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American Poems: Books: The Cape: and Other Stories from the Japanese Ghetto (Stone Bridge Fiction)
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The Cape: and Other Stories from the Japanese Ghetto (Stone Bridge Fiction)

  • List Price: $14.95
  • Buy New: $8.33
  • as of 4/24/2014 05:31 EDT details
  • You Save: $6.62 (44%)
In Stock
New (23) Used (13) from $7.50
  • Seller:TOTAL BOOKS
  • Sales Rank:165,507
  • Languages:English (Unknown), English (Original Language), English (Published)
  • Media:Paperback
  • Number Of Items:1
  • Pages:200
  • Shipping Weight (lbs):0.4
  • Dimensions (in):7.5 x 5.4 x 0.6
  • Publication Date:January 1, 2008
  • ISBN:1933330430
  • EAN:9781933330433
  • ASIN:1933330430
Availability:Usually ships in 1-2 business days

Features:
  • Used Book in Good Condition


Editorial Reviews:
Synopsis

Born into the burakumin—Japan’s class of outcasts—Kenji Nakagami depicts the lives of his people in sensual language and stark detail. The Cape is a breakthrough novella about a burakumin community, their troubled memories, and complex family histories. Includes House on Fire and Red Hair.

Kenji Nakagami (1946–92) was a prolific writer admired for his vigorous prose style.

Amazon.com Review
Forget everything you thought you knew about Japanese literature; in The Cape and Other Stories from the Japanese Ghetto, Kenji Nakagami shows a face of Japan that's unlike any the West has seen before. A member of the burakumin minority--often called Japan's untouchables--the author used disjointed, rough-hewn prose to describe a gritty, down-and-out world. Both "The Cape" and "House on Fire" explore the tangled family ties of Akiyuki, a construction worker who lives among the crowded roji or alleyways of the Kishu province. Marked by madness, incest, and violence, the place makes Faulkner's Yoknapatawpha County look like Mr. Rogers's neighborhood. In the course of "The Cape," for instance, Akiyuki's sister loses her mind, an in-law dies after being stabbed in his "good leg," and Akiyuki himself sleeps with a whore he strongly suspects is his half-sister. In spite of this troubled legacy, this man is the very opposite of introspective. With his longing for purity and his tireless appetite for physical labor, he's a kind of blank canvas against which his complicated family romance plays out:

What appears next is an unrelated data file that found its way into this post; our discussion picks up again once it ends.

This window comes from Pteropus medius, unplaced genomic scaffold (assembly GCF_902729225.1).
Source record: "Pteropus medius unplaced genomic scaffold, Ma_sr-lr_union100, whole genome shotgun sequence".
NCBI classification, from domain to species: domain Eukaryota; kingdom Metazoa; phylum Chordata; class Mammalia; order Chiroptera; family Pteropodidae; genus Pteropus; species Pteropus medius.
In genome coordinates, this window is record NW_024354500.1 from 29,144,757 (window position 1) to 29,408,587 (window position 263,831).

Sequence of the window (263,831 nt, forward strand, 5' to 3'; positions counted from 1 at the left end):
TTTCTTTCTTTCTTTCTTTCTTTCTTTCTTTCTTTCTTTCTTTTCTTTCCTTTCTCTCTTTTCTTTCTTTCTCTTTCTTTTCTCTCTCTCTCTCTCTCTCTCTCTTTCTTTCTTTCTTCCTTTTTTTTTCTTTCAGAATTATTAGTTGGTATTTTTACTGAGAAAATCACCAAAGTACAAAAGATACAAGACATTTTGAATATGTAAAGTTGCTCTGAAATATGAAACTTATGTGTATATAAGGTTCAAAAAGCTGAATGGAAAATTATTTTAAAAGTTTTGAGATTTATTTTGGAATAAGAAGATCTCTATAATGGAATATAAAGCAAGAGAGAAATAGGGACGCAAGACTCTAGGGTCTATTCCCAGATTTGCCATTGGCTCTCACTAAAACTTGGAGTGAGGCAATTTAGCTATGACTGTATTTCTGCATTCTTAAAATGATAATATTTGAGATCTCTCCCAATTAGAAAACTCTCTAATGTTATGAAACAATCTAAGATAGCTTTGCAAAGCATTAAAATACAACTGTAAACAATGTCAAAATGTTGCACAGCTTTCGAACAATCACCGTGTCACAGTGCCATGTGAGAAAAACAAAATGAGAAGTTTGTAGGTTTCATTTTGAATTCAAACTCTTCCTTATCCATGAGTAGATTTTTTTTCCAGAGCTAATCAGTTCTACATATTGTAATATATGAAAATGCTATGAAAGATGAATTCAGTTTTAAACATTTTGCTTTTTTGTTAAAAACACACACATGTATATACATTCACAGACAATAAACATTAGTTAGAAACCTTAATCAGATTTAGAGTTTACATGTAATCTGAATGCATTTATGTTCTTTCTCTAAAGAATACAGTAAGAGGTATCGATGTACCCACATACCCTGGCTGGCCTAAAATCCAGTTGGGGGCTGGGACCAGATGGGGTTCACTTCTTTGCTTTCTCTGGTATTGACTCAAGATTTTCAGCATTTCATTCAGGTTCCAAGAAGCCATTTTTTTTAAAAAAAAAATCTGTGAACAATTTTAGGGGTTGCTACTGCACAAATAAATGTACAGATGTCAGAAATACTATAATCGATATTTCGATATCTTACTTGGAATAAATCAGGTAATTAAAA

The tree reminded him of himself. Akiyuki didn't know what kind of tree it was, and he didn't care. The tree had no flowers or fruit. It spread its branches to the sun, it trembled in the wind. That's enough, he thought. The tree doesn't need flowers or fruit. It doesn't need a name.
Unfortunately, the third story here ("Red Hair") is a disappointment--the kind of cheerless, one-note erotica that makes sex look like a torture devised by Existentialist philosophers. No matter; grand, tragic, and structurally complex, "The Cape" and "House on Fire" contain enough Freudian drama between them to keep a pair of Faulkner scholars obsessed for weeks. Skillfully translated by Eve Zimmerman (who also provides a preface, afterword, and helpful family tree), this is fiction of explosive power and formal daring. --Mary Park

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